SEVEN: ADD STRUCTURE
This old white picket gate leads from the pool to the orchard beyond. Flanked by rose bushes, it offers a nod to the English countryside. This gate was eventually replaced with a more modern design but it provides a sense of linear structure to an otherwise freeform garden, much the same way the stone walls do. Martha later added many tuteurs that were painted a deep shade of gray-green and placed them throughout the garden beds. They acted as structural columns that provided linear guidance for the eye.
EIGHT: DISCOVER THE SHADE
It was only in the late 1980s that Martha decided to landscape the east side of her property, which was extremely shady. Martha had initially left this part of her yard as lawn but later discovered numerous shade-loving plants. Martha endeavored to create a woodland garden with a winding pathway through the trees and garden beds snaking through the tree trunks. It was one of my favourite parts of the Turkey Hill property because of its cool, sun-dappled atmosphere. Filled with ferns, hostas and other shade-loving plants, it was a verdant place with a magic all its own.
NINE: PLANT FOR A HARVEST
Not every gardener will want to have a vegetable garden, but how nice it must be to step outside your kitchen door and harvest your own lettuce, tomatoes, cuccumbers, carrots and kale. Martha is shown in the photo, above, tilling the vegetable garden at Turkey Hill in the early 1970s. A vegetable garden was essential for Martha's catering business and she grew everything she needed, including asparagus, brussels sprouts, numerous varieties of squash, various leafy-green vegetables and much more. There was also an orchard on the property with apples, pears and plums, and a berry-bush grove where she grew raspberries, blackberries and strawberries.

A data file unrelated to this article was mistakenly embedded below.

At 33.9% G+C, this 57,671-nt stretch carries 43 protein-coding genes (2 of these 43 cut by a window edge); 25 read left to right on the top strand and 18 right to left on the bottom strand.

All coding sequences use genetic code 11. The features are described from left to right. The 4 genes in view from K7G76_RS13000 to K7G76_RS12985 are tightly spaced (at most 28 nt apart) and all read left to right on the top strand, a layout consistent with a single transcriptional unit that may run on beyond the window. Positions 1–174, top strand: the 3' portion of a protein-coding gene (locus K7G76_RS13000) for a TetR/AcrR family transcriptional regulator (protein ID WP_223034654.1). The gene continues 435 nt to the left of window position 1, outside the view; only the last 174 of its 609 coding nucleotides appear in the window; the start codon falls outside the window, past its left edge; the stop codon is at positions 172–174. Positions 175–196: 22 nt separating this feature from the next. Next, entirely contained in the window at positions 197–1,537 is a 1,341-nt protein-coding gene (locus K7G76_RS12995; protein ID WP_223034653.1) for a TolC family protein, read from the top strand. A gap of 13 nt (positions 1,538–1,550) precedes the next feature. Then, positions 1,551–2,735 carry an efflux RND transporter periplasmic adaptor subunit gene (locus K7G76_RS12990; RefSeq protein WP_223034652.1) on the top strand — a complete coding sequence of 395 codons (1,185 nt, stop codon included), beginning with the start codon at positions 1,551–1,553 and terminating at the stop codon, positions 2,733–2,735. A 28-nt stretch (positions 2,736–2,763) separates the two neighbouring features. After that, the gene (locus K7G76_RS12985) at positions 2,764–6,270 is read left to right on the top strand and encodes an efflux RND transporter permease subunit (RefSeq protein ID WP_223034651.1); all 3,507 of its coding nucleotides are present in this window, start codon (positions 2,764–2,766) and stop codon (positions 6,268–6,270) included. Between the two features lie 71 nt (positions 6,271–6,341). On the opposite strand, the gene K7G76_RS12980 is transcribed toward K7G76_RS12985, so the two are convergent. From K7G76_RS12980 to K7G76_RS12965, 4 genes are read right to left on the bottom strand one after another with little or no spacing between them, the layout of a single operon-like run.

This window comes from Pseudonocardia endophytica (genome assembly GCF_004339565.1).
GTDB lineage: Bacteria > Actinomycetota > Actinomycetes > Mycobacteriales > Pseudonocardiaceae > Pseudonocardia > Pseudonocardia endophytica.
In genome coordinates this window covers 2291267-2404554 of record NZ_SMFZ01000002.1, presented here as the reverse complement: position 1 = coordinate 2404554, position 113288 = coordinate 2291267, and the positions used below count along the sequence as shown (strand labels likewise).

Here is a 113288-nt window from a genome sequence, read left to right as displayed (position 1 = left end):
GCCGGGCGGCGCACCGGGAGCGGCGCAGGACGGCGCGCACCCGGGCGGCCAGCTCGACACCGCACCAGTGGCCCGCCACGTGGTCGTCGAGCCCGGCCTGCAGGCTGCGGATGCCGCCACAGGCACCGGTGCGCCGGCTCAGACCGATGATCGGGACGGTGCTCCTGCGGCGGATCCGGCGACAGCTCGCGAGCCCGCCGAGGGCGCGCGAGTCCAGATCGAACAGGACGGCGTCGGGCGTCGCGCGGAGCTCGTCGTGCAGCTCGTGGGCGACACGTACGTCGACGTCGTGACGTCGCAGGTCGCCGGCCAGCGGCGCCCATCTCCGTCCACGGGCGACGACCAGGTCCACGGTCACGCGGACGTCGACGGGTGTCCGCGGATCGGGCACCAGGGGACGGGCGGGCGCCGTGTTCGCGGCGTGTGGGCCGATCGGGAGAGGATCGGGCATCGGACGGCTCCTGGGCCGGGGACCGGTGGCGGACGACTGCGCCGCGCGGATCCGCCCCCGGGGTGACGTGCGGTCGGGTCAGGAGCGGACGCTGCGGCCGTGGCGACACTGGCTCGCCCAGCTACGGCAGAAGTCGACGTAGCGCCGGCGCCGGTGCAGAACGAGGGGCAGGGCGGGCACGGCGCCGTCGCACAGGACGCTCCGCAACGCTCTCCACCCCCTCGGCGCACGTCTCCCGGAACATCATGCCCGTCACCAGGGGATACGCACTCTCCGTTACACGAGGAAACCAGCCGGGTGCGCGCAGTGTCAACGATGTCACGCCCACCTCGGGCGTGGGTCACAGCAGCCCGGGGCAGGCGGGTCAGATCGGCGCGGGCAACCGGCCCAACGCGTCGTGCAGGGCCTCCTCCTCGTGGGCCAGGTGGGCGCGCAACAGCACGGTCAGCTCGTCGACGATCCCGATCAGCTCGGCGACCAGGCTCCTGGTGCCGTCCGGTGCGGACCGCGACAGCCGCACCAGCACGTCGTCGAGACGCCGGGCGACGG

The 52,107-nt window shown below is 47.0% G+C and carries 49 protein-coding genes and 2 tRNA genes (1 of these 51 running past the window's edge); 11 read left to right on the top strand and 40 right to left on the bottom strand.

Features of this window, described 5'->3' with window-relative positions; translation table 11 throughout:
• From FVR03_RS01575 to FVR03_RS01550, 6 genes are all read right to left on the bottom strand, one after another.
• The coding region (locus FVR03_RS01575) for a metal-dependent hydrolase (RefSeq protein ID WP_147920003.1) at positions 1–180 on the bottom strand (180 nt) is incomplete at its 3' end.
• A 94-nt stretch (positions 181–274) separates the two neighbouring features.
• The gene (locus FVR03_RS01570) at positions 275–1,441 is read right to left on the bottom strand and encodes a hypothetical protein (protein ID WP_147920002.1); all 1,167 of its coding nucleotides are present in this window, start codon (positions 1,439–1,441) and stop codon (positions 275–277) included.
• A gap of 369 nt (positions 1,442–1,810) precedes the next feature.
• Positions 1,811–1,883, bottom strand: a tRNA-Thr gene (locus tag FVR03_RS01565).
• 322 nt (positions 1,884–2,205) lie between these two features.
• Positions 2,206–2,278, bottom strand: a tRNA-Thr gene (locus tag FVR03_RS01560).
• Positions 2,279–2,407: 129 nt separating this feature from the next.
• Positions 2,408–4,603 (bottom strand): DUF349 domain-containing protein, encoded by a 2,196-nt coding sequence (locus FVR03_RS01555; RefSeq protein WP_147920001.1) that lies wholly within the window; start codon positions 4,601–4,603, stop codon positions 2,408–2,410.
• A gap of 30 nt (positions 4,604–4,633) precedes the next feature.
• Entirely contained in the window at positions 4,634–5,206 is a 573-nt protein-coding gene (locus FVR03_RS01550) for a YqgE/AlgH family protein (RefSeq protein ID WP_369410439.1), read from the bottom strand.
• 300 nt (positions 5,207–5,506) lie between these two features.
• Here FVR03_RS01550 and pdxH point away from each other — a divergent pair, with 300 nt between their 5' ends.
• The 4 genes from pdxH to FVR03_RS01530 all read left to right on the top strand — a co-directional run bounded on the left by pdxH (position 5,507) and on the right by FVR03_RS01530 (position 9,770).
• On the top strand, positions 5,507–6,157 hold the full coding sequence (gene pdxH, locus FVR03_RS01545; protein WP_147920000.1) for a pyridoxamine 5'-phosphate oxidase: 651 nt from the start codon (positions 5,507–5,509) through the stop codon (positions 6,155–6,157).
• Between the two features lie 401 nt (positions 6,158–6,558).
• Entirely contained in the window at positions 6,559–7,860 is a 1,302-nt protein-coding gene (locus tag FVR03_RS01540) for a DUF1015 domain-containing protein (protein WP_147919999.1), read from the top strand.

TEN: ROTATE YOUR CROPS
The photo above, taken in 2003, is one of the last photographs of Turkey Hill under Martha's stewardship. As you can see, Martha's original vegetable garden, which was initially in this location and shown in the photo prior to this one, is no longer there. Martha moved the vegetable garden to another part of the property and replanted this area with a vast cutting garden, shown here. Rotating your crops reinvigorates the soil and curtails the growth of microscopic pathogens and parasites. The maturity of the Turkey Hill gardens meant that crop rotation was necessary to keep the soil rich and fertile. The results, as you can see, were highly successful!